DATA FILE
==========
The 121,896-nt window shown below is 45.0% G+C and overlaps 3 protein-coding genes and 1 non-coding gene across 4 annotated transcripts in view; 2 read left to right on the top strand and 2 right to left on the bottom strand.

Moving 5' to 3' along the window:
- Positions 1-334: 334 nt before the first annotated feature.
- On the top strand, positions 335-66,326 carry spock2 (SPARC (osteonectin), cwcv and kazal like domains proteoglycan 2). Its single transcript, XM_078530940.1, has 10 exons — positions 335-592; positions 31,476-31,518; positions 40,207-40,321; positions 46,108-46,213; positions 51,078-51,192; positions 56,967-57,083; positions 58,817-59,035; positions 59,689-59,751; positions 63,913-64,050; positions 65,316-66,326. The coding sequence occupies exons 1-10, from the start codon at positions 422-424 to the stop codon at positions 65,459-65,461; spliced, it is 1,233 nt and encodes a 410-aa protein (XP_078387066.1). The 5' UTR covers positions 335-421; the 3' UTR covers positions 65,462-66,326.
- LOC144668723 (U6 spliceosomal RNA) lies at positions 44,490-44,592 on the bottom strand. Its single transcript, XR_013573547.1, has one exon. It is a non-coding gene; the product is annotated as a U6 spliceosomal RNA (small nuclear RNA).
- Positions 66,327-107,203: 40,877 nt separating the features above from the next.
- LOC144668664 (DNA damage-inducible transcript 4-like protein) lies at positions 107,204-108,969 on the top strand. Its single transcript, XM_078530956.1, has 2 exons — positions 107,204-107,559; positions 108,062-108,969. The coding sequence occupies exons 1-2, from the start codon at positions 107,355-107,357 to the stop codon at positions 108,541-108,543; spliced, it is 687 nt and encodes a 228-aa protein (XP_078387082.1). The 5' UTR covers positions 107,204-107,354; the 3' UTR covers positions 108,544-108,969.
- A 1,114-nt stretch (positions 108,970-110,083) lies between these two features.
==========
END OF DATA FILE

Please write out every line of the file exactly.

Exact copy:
The 121,896-nt window shown below is 45.0% G+C and overlaps 3 protein-coding genes and 1 non-coding gene across 4 annotated transcripts in view; 2 read left to right on the top strand and 2 right to left on the bottom strand.

Moving 5' to 3' along the window:
- Positions 1-334: 334 nt before the first annotated feature.
- On the top strand, positions 335-66,326 carry spock2 (SPARC (osteonectin), cwcv and kazal like domains proteoglycan 2). Its single transcript, XM_078530940.1, has 10 exons — positions 335-592; positions 31,476-31,518; positions 40,207-40,321; positions 46,108-46,213; positions 51,078-51,192; positions 56,967-57,083; positions 58,817-59,035; positions 59,689-59,751; positions 63,913-64,050; positions 65,316-66,326. The coding sequence occupies exons 1-10, from the start codon at positions 422-424 to the stop codon at positions 65,459-65,461; spliced, it is 1,233 nt and encodes a 410-aa protein (XP_078387066.1). The 5' UTR covers positions 335-421; the 3' UTR covers positions 65,462-66,326.
- LOC144668723 (U6 spliceosomal RNA) lies at positions 44,490-44,592 on the bottom strand. Its single transcript, XR_013573547.1, has one exon. It is a non-coding gene; the product is annotated as a U6 spliceosomal RNA (small nuclear RNA).
- Positions 66,327-107,203: 40,877 nt separating the features above from the next.
- LOC144668664 (DNA damage-inducible transcript 4-like protein) lies at positions 107,204-108,969 on the top strand. Its single transcript, XM_078530956.1, has 2 exons — positions 107,204-107,559; positions 108,062-108,969. The coding sequence occupies exons 1-2, from the start codon at positions 107,355-107,357 to the stop codon at positions 108,541-108,543; spliced, it is 687 nt and encodes a 228-aa protein (XP_078387082.1). The 5' UTR covers positions 107,204-107,354; the 3' UTR covers positions 108,544-108,969.
- A 1,114-nt stretch (positions 108,970-110,083) lies between these two features.